Mississippi speaker: Conservatives should support tax swap
JACKSON, Miss. (AP) — A Mississippi legislative leader said Monday that conservatives should back his plan to finance direly needed road and bridge work, arguing that a shift from income to fuel taxes will aid the state.
House Speaker Philip Gunn, speaking Monday at a forum sponsored by the Capitol press corps and Mississippi State University’s Stennis Institute of Government, said federal action that forced Gov. Phil Bryant to close of more than 100 bridges proves Mississippi needs to act quickly.
“I am a conservative. I am a Republican. I am not for raising anybody’s taxes. But I don’t stop there. I’m for showing leadership, and for solving a problem,” Gunn said.
Republican Lt. Gov. Tate Reeves said last week that he opposes any fuel tax.
“I am a Republican. I am a conservative. I am against raising gas taxes,” Reeves said.
Gunn said he hasn’t heard back from Reeves regarding his proposal. Bryant could be deterred from calling a special legislative session without progress toward an agreement.
Gunn last week renewed a proposal to divert $110 million a year in taxes collected on internet sales to cities and counties, and proposed reducing $160 million a year in income taxes and replacing them with fuel taxes. The income tax plan would end the state’s 4 percent tax bracket on income between $5,000 and $10,000, leaving Mississippi with a flat 5 percent tax on income above $10,000.
The combined changes would shift more than 4 percent of the money the state spends on all its governmental functions to solely spending it on roads and bridges. Some observers have voiced concern that could lead to more cuts in state services, but Gunn argued Monday that phasing in the changes over four years would allow lawmakers to manage any decrease in revenue.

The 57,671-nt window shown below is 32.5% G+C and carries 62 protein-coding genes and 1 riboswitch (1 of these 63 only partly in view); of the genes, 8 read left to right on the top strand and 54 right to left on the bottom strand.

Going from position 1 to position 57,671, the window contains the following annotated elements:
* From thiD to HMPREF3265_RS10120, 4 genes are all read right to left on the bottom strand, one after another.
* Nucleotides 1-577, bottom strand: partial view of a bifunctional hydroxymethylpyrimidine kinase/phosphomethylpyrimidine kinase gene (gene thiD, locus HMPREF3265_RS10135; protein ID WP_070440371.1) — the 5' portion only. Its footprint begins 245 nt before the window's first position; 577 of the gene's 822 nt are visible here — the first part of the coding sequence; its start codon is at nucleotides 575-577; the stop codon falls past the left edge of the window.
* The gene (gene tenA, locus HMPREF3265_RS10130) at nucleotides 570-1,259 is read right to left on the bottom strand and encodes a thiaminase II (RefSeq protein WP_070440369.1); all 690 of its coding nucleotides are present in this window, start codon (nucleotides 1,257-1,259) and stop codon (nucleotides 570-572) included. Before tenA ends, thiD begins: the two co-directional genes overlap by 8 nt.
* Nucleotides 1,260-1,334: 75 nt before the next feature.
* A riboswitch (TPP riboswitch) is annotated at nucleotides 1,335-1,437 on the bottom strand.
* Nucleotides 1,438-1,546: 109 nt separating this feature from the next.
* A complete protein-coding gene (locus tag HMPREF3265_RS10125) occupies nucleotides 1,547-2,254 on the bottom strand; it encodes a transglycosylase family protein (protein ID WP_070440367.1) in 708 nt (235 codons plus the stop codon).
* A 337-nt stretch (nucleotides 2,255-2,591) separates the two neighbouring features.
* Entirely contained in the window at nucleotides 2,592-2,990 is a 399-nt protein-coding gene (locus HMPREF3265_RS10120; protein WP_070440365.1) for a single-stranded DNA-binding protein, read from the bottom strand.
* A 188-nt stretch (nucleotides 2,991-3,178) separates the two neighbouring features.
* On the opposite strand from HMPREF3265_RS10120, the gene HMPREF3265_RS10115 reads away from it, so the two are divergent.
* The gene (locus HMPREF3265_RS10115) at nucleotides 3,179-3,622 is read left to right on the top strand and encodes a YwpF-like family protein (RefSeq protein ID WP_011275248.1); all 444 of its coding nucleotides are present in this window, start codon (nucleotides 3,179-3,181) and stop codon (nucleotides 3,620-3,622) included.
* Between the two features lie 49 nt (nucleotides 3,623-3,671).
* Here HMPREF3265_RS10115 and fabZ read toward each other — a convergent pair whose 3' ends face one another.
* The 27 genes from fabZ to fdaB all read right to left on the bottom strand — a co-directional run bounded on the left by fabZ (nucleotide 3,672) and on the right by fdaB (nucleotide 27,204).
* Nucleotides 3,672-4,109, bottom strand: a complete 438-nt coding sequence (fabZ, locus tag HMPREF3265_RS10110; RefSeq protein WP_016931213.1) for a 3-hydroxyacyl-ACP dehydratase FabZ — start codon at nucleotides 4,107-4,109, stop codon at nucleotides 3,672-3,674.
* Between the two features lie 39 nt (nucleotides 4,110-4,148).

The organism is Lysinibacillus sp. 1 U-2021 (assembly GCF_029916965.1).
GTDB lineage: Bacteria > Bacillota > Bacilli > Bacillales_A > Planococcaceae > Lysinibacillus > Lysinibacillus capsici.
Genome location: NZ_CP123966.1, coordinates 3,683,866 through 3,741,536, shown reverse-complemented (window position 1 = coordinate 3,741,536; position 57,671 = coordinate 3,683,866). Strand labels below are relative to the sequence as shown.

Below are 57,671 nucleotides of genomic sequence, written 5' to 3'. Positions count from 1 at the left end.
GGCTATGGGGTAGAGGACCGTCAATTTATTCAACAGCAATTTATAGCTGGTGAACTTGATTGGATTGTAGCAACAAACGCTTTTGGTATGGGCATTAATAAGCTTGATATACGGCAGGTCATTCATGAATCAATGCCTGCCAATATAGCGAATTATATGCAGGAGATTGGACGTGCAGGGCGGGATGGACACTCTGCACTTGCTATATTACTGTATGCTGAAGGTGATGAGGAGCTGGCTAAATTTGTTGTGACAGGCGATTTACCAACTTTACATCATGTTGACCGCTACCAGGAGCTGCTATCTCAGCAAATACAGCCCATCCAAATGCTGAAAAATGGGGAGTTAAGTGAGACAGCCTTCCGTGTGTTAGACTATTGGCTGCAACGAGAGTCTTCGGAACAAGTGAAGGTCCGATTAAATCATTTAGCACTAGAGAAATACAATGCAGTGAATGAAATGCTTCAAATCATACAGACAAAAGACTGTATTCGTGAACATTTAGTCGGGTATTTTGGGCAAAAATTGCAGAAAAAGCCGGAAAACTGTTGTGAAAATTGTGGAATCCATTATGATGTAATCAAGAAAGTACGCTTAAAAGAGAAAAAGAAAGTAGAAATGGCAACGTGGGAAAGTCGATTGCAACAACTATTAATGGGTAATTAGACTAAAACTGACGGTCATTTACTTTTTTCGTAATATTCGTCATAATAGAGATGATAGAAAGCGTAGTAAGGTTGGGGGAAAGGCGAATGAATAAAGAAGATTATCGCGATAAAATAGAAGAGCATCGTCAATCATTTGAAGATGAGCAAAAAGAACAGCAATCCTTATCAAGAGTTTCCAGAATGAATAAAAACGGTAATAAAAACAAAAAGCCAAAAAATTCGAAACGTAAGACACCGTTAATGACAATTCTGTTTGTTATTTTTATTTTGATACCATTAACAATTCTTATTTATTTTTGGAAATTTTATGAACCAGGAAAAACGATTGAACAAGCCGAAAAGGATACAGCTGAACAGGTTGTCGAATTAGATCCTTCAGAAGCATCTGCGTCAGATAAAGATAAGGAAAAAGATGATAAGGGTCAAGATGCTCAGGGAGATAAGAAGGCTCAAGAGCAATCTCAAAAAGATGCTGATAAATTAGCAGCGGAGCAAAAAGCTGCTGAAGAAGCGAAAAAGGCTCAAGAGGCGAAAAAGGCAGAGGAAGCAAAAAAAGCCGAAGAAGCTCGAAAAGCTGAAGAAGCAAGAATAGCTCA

“Surely we can grow ... over the next four years,” Gunn said. “Surely we can grow 1 percent, maybe one-and-a-half, 2 percent, and that money will begin to come in and we won’t even have to take it out of the existing budget.”
Gunn touted support of his plan by the conservative-leaning Tax Foundation, which issued a statement Monday supporting his plan.
“It dedicates adequate funding toward the state’s highway infrastructure needs while targeting income tax cuts to those at the lower end of the income spectrum,” wrote the foundation’s Katherine Loughead and Nicole Kaeding.
Gunn said that was proof that his plan wouldn’t fall more heavily on the poor, but others have questioned that assumption.
An earlier tax swap proposal sought to remove the 4 percent tax bracket and replace it with a larger amount of fuel taxes than Gunn now proposes. An analysis of the earlier tax swap proposal by the liberal-leaning Institution for Taxation and Economic Policy found that the biggest benefits would flow to residents in the top 20 percent, earning more than $84,000 a year. Those households often have two people working for relatively high incomes, meaning they get the most benefit from the income tax cuts.
The earlier analysis showed people in the lowest income bracket, earning $18,000 or less, might even pay more.
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